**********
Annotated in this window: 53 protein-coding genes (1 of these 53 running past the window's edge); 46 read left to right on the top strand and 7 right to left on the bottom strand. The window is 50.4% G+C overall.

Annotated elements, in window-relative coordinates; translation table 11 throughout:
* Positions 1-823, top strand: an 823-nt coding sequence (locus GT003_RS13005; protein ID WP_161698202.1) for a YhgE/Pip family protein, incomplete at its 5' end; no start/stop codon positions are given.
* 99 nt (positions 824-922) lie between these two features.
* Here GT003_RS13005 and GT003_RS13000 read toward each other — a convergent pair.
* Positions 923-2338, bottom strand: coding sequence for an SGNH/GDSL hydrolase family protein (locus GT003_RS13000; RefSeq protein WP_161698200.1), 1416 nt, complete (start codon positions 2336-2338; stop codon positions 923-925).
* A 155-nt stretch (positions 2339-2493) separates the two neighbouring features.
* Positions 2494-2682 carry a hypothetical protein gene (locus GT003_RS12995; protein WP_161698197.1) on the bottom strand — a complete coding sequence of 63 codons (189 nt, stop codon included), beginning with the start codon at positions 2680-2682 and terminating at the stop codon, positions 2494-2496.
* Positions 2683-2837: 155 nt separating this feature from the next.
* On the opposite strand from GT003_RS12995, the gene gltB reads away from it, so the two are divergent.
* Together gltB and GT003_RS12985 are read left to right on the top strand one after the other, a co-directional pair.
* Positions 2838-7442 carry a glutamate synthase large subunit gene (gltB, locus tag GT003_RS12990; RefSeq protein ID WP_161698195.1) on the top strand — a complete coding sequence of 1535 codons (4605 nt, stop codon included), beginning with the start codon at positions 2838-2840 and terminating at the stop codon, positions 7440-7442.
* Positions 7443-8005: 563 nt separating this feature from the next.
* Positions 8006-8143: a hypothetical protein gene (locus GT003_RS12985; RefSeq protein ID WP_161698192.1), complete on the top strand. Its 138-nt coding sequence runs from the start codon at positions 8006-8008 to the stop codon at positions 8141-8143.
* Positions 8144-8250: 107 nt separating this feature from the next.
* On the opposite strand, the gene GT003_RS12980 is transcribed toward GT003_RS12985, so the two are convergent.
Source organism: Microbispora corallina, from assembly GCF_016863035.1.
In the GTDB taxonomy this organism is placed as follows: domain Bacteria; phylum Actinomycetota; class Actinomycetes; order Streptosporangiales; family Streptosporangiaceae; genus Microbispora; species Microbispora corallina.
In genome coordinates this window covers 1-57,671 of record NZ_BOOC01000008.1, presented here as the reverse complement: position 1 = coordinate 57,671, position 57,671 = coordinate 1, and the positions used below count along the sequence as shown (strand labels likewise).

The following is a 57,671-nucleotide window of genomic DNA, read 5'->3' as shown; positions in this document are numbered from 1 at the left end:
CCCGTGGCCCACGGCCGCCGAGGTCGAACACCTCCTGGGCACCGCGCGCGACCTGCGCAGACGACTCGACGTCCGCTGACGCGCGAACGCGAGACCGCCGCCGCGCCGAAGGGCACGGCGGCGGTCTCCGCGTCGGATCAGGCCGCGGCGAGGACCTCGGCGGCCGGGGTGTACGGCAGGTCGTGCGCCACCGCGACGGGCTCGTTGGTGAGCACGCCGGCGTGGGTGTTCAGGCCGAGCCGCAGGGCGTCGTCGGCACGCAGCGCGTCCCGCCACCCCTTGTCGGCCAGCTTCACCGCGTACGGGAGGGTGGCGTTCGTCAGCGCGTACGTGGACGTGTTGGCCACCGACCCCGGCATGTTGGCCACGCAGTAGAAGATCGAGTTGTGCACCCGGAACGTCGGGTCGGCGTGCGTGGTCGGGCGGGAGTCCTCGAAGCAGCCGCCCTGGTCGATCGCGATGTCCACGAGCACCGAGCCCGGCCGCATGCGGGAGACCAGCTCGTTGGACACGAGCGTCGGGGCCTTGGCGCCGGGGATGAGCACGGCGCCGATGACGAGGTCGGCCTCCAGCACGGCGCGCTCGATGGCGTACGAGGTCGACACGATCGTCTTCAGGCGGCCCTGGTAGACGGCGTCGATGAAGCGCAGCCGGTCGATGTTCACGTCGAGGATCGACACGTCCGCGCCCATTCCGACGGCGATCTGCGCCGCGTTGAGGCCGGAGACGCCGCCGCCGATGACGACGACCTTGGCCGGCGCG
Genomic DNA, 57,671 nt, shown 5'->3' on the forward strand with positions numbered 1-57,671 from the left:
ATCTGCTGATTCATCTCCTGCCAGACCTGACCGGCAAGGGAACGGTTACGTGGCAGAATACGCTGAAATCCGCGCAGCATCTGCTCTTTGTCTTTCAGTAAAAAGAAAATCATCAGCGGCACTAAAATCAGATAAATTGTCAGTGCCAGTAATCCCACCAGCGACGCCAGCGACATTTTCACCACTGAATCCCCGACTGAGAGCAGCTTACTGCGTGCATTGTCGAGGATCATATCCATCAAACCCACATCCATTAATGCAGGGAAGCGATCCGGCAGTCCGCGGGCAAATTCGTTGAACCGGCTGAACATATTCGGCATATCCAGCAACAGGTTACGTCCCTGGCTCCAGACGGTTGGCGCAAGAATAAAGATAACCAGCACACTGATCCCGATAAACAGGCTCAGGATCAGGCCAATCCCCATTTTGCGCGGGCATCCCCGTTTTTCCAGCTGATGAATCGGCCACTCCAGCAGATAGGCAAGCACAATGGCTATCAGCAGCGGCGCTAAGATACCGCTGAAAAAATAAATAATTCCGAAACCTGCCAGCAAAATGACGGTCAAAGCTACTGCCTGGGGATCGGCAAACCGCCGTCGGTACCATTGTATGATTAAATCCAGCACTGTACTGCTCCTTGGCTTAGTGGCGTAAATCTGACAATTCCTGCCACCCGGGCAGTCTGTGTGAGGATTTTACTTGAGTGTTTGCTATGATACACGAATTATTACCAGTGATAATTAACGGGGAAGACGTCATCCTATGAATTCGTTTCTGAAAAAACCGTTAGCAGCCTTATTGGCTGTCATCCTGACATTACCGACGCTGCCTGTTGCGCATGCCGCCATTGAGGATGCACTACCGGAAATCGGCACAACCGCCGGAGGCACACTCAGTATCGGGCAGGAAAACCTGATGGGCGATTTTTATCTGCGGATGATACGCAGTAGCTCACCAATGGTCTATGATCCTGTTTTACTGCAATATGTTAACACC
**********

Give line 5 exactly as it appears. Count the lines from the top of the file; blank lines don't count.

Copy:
* Here GT003_RS13005 and GT003_RS13000 read toward each other — a convergent pair.